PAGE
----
We include products we think are useful for our readers. If you buy through links on this page, we may earn a small commission. Here’s our process.
Medical News Today only shows you brands and products that we stand behind.Our team thoroughly researches and evaluates the recommendations we make on our site. To establish that the product manufacturers addressed safety and efficacy standards, we:
- Evaluate ingredients and composition: Do they have the potential to cause harm?
- Fact-check all health claims: Do they align with the current body of scientific evidence?
- Assess the brand: Does it operate with integrity and adhere to industry best practices?
Ticks are small, bloodsucking arthropods related to spiders, scorpions, and mites.
Most ticks have a preferred host at different stages of their lives, such as deer or mice, for instance. However, many will bite a human or dog if the opportunity arises.
Ticks have four stages in their life-cycle: Egg, larva, nymph, and adult. It is a tick at the nymph stage that is most likely to bite. At this point in their development, some species can be as small as the full stops on this page.
Ticks can spread Lyme disease, which is reportable as a public health concern. The Centers for Disease Control and Prevention (CDC) estimate that 30,000 people report having Lyme disease each year.
Other tickborne diseases include relapsing fever, tularemia, human babesiosis, Texas cattle fever, and Rocky Mountain spotted fever.
This article provides information on steps to take if you receive a bite, which tools to use, and how to reduce the risk of tick bite.
If you do find a tick on your skin, or that of any children or pets, it is important to remove them quickly.
Ticks usually take more than 24 hours of attachment to transmit a pathogen through a bite, including the bacteria that cause Lyme disease, Borrelia burgdorferi. However, some infections may transmit more quickly.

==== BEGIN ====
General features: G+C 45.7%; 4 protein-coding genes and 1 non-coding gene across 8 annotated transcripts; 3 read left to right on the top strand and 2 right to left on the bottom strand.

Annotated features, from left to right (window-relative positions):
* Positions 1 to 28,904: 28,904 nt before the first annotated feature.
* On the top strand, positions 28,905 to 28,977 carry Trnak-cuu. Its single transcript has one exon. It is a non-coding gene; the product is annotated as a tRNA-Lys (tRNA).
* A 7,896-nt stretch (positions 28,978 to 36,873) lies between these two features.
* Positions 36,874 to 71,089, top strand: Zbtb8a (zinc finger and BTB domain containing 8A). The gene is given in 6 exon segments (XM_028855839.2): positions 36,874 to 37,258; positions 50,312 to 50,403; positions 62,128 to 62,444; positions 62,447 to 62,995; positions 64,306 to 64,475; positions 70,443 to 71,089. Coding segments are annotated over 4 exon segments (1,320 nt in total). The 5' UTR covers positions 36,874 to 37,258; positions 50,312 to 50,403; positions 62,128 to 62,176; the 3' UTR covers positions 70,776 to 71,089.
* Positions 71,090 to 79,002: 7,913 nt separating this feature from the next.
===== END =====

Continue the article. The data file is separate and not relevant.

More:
The best approach for removal is as follows:
- Do not handle the tick directly. Use fine tweezers and avoid blunt eyebrow tweezers. Gloves may be a suitable alternative if tweezers are unavailable and the tick is large enough to grasp with your fingers.
- Hold the tick as close to its mouthparts as possible. It will be these parts that are attached to the skin.
- Do not squeeze the distended belly of the tick, as this could cause fluid to be squeezed into your body and increase the risk of disease transmission.
- Gently pull the tick away from your body. Do not twist it, as this may snap off the mouthparts, which will remain in your skin and pose a risk of transmitting pathogens.
- If the mouthparts of the tick remain in the skin, try to remove them with the tweezers.
- Keep the tick in a dry jar, pill bottle, or zipper storage bag should later identification be needed. Store the tick for up to 10 days in the freezer or refrigerator, and label it with the bite date and location.
- Wash your hands and the area of the bite with warm, soapy water. You may want to use an antibiotic ointment on the area for extra protection.
- Continue to check the rest of your body for ticks.
A tick has a firm grip because of two mechanisms. The embedded mouthparts include a barbed protuberance called a hypostome. Ticks also release a cement-like substance to improve their grip.
Contact a doctor if you are unable to remove the tick.
Some ticks are so small, it is difficult to see them. This makes it hard to tell if you have removed the head. If you cannot see any obvious parts of the head, assume you have removed the entirety of the tick.
Monitor any potential symptoms over the next few weeks, including:
- joint pain
- flu-like symptoms
Any of the above could indicate a tick-borne infection. Visit a doctor if these become evident.
Other specifics to avoid
There are common mistakes people make when trying to remove ticks.
It is best to avoid the following:
- While it remains in your skin, do not attempt to smother the tick with compounds like petroleum jelly, nail polish, rubbing alcohol, or gasoline.